Thursday, September 18, 2008


Obama and Dodd. Tight as ticks in the Financial Dawg House.

WORKING FROM TOWNHALL.COM, Amanda Carpenter exposes the Democrat connection to the Fannie Mae and Freddie Mac fiascos with her compellingpiece—Obama Owns Housing Bubble Crisis. You will recognize the names and the faces. All Democrats. Excepting McCain who in 2005 and 2006, warned of the approaching problem that the housing giants were hiding behind closed doors, protected by influential Democrats in the legislature, including Chris Dodd and Barack Obama.

There may be nothing new under the sun, but there is certainly nothing new in Washington.

Why do I say this? Because Obama now places the blame on McCain, as old Washington power. And yet, incredibly, here are the words of one of Obama's own top financial advisors:

In Bubble-lusions: Why most real-estate agents aren't getting rich, published in Slate on September 23, 2007, the author wrote, if you want to make money off the housing bubble, you'll have to do it the old-fashioned way: Buy a place with a no-money-down mortgage and then flip it.

In A Reality Check For Home Sellers, published in the New York Times that same day, the author wrote of the conflict between economists and real people, and said people who refuse to sell their houses for less than they paid for them are violating a cardinal rule of the market: stuff is worth what it’s worth. It doesn’t matter what you paid for it...

By being hung up about whether your condominium will sell for what you paid for it, you aren’t just driving yourself crazy trying to get a buyer. You may be threatening the very performance of the economy and driving up the unemployment rate—provided that many others behave in a similar way. What is to be done? Well, if you are holding out for an above-market price to recoup your losses, perhaps you would do well to hear the advice that Professor Joe Blow gives his own family members.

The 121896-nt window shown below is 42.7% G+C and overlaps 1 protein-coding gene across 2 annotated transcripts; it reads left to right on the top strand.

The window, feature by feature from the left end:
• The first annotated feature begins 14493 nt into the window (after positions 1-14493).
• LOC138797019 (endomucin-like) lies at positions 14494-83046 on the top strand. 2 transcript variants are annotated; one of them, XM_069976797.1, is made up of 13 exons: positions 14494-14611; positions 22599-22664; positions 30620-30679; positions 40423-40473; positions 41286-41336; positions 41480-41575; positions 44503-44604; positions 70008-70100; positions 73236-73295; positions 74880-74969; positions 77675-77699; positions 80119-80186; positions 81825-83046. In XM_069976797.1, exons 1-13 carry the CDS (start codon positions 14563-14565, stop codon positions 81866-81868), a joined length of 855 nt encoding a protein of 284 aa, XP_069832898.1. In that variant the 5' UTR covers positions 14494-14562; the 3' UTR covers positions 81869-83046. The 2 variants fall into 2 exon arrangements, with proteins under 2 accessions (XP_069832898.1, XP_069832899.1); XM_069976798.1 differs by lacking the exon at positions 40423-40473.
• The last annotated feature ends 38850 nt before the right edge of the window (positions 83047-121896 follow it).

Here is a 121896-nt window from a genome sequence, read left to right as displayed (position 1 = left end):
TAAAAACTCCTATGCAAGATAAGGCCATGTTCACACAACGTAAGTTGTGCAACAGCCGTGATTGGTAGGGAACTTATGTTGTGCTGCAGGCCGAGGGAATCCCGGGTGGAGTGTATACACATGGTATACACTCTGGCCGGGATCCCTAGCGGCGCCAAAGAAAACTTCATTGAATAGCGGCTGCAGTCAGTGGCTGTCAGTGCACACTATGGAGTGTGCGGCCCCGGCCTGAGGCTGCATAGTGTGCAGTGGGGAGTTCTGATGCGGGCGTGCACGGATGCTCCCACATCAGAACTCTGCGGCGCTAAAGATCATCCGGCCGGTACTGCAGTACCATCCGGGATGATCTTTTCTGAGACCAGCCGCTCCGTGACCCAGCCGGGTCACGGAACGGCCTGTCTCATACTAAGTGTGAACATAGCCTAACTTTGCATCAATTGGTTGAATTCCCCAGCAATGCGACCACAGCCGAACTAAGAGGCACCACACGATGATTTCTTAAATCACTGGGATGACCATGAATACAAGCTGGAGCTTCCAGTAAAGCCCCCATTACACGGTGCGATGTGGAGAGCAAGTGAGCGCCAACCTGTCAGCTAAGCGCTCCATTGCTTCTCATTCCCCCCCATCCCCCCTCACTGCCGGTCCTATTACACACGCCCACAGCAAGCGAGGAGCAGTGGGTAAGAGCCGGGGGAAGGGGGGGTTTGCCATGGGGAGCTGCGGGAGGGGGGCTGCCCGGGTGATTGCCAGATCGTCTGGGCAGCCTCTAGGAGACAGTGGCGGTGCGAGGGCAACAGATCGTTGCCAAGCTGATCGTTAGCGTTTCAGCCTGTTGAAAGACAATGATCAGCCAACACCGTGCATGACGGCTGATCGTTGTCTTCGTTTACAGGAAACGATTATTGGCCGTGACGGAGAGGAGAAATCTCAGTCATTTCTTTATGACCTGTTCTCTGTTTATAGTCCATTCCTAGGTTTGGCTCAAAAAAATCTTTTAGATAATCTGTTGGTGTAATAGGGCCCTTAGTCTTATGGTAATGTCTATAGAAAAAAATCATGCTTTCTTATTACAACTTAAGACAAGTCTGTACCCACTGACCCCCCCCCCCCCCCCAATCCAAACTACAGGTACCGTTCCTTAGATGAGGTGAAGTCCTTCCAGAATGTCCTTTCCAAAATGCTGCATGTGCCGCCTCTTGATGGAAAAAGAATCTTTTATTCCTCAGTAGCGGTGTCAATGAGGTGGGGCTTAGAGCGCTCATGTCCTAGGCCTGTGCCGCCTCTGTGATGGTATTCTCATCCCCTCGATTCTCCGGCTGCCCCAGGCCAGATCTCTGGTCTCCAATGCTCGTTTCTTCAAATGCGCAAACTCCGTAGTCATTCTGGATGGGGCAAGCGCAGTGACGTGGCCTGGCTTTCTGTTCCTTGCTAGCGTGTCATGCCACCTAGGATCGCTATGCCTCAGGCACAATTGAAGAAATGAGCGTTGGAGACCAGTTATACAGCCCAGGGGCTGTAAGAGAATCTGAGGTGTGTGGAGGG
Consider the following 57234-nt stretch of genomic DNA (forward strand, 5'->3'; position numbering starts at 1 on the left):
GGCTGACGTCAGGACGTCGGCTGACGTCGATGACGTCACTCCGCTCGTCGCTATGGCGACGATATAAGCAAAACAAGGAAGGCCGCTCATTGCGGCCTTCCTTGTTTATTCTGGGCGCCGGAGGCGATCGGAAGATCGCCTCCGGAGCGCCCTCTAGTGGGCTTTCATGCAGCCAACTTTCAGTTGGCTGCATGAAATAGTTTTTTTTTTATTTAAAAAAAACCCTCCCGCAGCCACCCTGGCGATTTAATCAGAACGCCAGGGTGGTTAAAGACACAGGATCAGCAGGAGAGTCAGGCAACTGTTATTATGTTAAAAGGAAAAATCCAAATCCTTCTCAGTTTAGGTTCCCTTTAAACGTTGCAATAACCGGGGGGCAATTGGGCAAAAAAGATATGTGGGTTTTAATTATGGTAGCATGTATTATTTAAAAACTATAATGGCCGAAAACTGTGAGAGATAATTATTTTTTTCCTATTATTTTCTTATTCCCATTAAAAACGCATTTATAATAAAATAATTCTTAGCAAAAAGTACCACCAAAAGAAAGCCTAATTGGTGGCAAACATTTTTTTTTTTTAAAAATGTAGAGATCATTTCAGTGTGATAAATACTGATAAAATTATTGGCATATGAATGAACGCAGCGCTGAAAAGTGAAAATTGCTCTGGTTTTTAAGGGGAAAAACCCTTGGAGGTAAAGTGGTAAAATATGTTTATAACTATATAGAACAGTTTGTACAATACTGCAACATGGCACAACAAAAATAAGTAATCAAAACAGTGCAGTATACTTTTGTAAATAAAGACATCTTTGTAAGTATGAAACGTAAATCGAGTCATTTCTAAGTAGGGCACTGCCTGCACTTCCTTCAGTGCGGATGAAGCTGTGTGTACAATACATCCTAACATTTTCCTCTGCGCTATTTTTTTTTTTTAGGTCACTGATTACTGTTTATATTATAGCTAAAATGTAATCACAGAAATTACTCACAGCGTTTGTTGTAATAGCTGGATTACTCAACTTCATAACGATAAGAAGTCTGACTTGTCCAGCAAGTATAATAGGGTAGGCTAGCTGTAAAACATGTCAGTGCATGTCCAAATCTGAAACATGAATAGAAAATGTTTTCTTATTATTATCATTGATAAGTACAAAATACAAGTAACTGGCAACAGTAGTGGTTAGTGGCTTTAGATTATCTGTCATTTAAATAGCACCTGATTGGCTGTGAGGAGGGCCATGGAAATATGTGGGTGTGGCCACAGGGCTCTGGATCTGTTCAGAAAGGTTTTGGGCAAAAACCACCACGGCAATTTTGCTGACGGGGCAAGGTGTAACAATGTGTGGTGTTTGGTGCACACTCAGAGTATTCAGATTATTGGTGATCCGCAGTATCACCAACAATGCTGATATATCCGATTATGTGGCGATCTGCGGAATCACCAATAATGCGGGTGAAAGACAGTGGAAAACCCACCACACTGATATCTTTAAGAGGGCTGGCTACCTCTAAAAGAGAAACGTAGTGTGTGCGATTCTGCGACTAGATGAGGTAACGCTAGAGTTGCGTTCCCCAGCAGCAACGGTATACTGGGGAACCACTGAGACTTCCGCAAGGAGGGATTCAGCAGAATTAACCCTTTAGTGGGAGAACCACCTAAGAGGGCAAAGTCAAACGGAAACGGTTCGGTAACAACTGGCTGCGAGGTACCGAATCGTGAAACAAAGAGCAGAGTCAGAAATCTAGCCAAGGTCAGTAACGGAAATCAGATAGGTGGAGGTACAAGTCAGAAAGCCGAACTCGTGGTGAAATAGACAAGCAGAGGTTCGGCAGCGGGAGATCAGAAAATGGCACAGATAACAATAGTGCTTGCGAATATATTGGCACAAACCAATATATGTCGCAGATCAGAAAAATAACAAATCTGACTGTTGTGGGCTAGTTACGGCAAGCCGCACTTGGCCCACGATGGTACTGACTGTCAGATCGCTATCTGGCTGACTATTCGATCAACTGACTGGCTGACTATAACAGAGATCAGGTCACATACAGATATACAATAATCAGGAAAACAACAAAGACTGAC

"If you want to sell your house then you list it at the market price and you sell it," he said. If you don’t really want to sell then don’t put it on the market. But don’t say you want to sell and then set the price so high that you spend the year cleaning up every morning, having people walk through your living room and look in your medicine cabinets and reject you. That's just painful—and expensive."

Apparently, this flippant economist's carefully nuanced research offers a simple lesson for everyone out there waiting for a high price to push them back into the black: You must be dreaming.

All of the following are written by Obama economic policy adviser Austan Goolsbee, a provocative thinker whose above language will assuredly not show up in any Obama speech anytime soon.

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